Senator Gaines Announces Unanimous Board Of Equalization Support Of Manufacturing Exemption Bill

Wednesday, March 29, 2017

SACRAMENTO – Senator Ted Gaines (R-El Dorado) announced the California State Board of Equalization (BOE) has voted unanimously to support his Senate Bill 13, a measure that would provide much-needed tax relief to the manufacturing, research and development, agricultural and software industries by expanding an existing sales and use tax exemption.

“I’m pleased to have the BOE’s full support on this important tax-relief bill,” said Senator Gaines. “Businesses should be rewarded for their contributions to our state, not continually penalized at every turn. I’m going to let them keep more of their money so they can reinvest it back into their businesses, create more jobs and boost the economy, instead of handing it over to the government.”

Existing law allows manufacturers and research and development companies a sales and use tax exemption for their qualifying tangible personal property purchases up to $200 million a year. This includes property such as machinery and equipment used for manufacturing activities. Property that is considered to have a useful life of less than one year is excluded.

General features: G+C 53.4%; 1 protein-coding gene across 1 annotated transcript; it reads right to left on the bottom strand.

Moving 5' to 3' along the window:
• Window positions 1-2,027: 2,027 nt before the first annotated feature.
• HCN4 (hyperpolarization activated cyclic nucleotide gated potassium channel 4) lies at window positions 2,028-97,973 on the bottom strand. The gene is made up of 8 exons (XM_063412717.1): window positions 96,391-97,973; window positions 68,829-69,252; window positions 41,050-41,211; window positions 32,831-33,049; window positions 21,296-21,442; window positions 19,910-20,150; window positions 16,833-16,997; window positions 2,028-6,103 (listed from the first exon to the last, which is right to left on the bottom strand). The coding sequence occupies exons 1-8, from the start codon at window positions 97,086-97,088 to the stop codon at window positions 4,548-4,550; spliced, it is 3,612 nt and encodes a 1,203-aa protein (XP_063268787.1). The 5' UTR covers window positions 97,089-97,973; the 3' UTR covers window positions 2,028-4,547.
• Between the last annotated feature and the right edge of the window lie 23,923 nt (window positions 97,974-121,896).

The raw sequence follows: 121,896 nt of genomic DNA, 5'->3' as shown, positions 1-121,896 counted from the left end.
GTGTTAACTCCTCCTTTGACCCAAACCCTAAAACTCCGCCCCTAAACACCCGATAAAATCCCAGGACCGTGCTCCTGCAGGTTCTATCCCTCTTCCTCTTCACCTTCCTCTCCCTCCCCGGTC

Senate Bill 13 seeks to define property as having a useful life of one or more years if the property includes a warranty for one or more years. It will also expand the definition of businesses eligible to receive this exemption by including software publishers and others who conduct agricultural business activities. Finally, it will increase the annual property purchase limit from $200 to $500 million a year.

Senator Gaines introduced this bill on the heels of recent reports indicating that the existing tax exemption has been severely underutilized. Since its inception on July 1, 2014 through September 30, 2016, businesses utilizing the exemption were only 21 percent of the original estimates made by the Department of Finance and Board of Equalization.

“For many manufacturers, it’s become increasingly difficult to do business in California,” said Board of Equalization Vice Chair George Runner. “Expanding this underutilized exemption to include more industries would be a much-welcomed boost for taxpayers, our job market and the economy.